Online thesauruses can go even further in bringing the interconnectedness of the English lexicon to life on the screen. The Visual Thesaurus (for which I serve as executive producer) creates interactive displays of the relationships between words and between senses of words. Moving through this type of semantic visualization, the jumps can be unexpected, allowing for the emergence of a different kind of serendipity than the kind that a print reference normally provides. The entire inventory of senses for a given word, with accompanying synonyms for each sense, can blossom forth like a flower on the screen. Such a visual efflorescence inspired George L. Dillon, a professor of English at the University of Washington, to write, “If indeed it is the case that we access all of the senses of words for a very brief interval when processing natural language, what wonderful things must be swimming about in our minds!”
Another significant effort in contemporary thesaurus-making admirably straddles the print/digital divide. The Historical Thesaurus of the Oxford English Dictionary was conceived in 1965 at the University of Glasgow as a project that would index all the words in the OED, organizing them by their meanings and by their first known date of use. In 2009, at long last, HTOED was published in two massive volumes, the first providing a chronological listing of words in different conceptual classes and the second providing an index to find particular meanings of words in the book’s elaborate Roget-style hierarchy, from the abstract to the specific. While it is easy to get lost in its pages, HTOED clearly needed an online home to maximize its practicality for both casual and scholarly readers. Thus it was incorporated into the online OED in 2010, and there it truly thrives. Because the categories of words are presented chronologically, one can quickly see, for instance, how 149 terms for a “contemptible person” extend from “worm” and “wretch” in Old English to late-twentieth-century slang offerings like “scuzzbag” and “sleazeball.” For a writer, searching for just the right word can turn into an adventure in historical verisimilitude. A novelist or playwright seeking epithets for dialog set in the early seventeenth century can zero in on such terms as “viliaco” (1600), “snotty-nose” (1604), “sprat” (1605), “wormling” (1605), and “shag-rag” (1611).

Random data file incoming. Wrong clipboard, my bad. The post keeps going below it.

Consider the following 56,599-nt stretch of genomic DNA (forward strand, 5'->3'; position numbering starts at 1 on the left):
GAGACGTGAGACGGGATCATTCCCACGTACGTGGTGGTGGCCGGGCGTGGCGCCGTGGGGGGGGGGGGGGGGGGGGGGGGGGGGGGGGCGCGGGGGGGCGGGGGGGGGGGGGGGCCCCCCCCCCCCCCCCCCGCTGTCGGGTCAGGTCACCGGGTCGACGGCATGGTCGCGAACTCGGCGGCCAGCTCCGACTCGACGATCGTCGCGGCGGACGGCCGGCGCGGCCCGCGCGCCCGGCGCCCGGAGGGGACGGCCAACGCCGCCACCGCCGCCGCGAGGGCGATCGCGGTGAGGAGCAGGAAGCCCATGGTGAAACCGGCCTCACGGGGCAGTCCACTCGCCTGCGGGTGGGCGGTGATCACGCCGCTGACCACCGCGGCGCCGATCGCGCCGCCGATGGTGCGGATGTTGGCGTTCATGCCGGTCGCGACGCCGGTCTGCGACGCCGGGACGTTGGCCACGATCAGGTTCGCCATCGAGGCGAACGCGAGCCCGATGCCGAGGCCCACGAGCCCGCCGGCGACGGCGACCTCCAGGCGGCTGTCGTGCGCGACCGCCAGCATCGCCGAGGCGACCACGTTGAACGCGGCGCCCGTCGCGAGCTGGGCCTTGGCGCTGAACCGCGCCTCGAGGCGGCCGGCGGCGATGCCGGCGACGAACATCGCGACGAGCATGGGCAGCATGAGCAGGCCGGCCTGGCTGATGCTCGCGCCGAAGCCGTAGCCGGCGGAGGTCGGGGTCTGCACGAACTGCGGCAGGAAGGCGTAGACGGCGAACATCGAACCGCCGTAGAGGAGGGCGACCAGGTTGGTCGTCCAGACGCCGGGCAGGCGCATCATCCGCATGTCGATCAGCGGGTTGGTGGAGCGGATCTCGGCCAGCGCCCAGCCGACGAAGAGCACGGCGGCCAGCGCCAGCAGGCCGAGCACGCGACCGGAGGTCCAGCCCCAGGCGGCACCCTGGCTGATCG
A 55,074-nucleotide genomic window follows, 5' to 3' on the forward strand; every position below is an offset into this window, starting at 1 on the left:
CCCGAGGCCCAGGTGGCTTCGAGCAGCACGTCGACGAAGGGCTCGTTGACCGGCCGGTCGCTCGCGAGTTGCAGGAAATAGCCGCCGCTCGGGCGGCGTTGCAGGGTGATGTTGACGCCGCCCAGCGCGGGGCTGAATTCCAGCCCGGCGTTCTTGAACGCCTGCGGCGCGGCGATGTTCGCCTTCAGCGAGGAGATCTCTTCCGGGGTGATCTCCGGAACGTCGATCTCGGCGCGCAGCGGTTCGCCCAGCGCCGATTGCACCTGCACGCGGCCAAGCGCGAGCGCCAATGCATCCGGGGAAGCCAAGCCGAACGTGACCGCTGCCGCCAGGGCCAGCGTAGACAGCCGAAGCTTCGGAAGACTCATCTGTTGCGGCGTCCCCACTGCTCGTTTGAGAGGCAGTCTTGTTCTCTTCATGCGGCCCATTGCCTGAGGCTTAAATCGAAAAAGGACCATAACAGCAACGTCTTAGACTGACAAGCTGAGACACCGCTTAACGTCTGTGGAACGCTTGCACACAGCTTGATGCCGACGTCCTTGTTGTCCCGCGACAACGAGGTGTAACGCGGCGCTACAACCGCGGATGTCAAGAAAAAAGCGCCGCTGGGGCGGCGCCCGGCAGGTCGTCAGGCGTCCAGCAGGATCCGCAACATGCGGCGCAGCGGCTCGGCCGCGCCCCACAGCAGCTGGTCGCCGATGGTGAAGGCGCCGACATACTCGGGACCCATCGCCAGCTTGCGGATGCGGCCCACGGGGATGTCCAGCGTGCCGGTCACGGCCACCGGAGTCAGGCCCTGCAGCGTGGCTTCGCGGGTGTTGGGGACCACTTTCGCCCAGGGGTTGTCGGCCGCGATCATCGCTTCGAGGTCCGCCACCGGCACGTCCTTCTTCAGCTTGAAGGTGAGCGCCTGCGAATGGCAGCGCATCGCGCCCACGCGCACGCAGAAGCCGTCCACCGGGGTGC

What, then, should we expect a thesaurus to do for us? Simply allow us to replace one word with a near equivalent in a mechanical fashion? Such arid utilitarianism does little justice to the various ways that a thesaurus can shed light on language and encourage lexical explorations. A thesaurus, as we have seen, can mine rich usage data from textual corpora to paint a picture of how words are used in actual context. It can create new spatial metaphors for semantic connections. Or it can add a historical dimension to trace how words related to a given concept have ebbed and flowed over the centuries. These are but some of the directions that the twenty-first-century thesaurus is headed in, directions unforeseen by Roget in his time. Though we can be sure that he would have deplored the mindlessness of the word processor’s search-and-replace shortcuts, I feel equally confident that Roget would have appreciated the ways that new technologies can deepen our appreciation of the lexicon’s richness in all of its interwoven splendor.
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